By chance, my learning about Jack Roth coincided with my reading a new hardback edition of British novelist’s William Boyd’s invented artist biography, “Nat Tate: An American Artist 1928-1960,” featuring a similarly forgotten (as he never existed) postwar artist.  Initially published in 1998 as a lark by the author in cahoots with friends David Bowie, John Richardson and Gore Vidal, this was a spoof intended to entrap and embarrass art world cognoscenti. And in fact the short-lived scam caused a minor commotion, as recounted here. But now, in 2011, what does this book offer us?

Not so much.

In book form, the text of the monograph, which originally appeared as an article in an art magazine, manages to occupy a mere 38 pages. More than half of those pages display only a few lines each. On those meager pages the remaining space is filled with fuzzy photographs or art reproductions. The total word count is less than 8,000, and the average reader can get through it in about half an hour. Is this the book’s saving grace?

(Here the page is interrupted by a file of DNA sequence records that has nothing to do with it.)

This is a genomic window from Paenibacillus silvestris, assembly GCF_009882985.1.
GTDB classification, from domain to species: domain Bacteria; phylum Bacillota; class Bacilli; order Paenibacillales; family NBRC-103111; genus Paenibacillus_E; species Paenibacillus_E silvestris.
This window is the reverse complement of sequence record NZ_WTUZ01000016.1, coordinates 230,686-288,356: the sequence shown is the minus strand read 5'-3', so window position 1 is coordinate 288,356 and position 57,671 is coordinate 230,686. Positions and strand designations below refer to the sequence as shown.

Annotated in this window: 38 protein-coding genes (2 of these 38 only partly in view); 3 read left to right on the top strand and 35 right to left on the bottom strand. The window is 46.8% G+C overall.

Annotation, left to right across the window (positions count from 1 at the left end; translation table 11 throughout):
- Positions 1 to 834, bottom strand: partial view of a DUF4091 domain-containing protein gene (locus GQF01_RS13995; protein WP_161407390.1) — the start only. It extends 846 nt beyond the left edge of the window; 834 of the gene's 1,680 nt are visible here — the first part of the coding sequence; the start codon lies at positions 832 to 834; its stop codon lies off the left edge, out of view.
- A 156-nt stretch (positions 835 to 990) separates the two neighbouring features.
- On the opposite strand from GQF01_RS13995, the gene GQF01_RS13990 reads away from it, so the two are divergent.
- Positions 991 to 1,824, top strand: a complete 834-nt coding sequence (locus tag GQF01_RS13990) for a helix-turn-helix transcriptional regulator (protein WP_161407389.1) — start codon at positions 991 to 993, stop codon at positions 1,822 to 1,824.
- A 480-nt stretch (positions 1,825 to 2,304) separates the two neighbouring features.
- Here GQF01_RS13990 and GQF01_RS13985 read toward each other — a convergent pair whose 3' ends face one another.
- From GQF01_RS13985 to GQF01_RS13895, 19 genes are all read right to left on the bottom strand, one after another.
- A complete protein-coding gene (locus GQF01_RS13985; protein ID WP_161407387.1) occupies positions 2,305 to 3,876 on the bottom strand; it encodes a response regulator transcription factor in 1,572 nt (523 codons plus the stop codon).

Yes.

Boyd relays the life story of Nat Tate with no joy and little finesse. It struck me as a shallow exercise, a paint-by-numbers effort. Of course Tate had a pinched childhood, his father disappearing before his birth (Roth’s father died when he was four). Of course Tate’s nascent talent is discovered by a discerning few (as was Roth’s). Of course he brushes up against an idiosyncratic mentor (Hans Hofmann, at his summer school in Provincetown; in Roth’s case is was Clyfford Still). Of course he hobnobs with the art pack at the Cedar Tavern; drinks too much; suffers and dies young, a suicide. What disappointed me is that in telling this tale Boyd displays little interest in granting the reader any relief from the dull proceedings. He dots his portrait with few details, and there’s not much fun in the game of Where was this item cribbed from? (E.g., Tate’s omnipresent bottle of Jack Daniels, borrowed from de Kooning and Rauschenberg). The fictional suicide of Tate failed to move me, while McCormick’s simple description of Roth’s end did: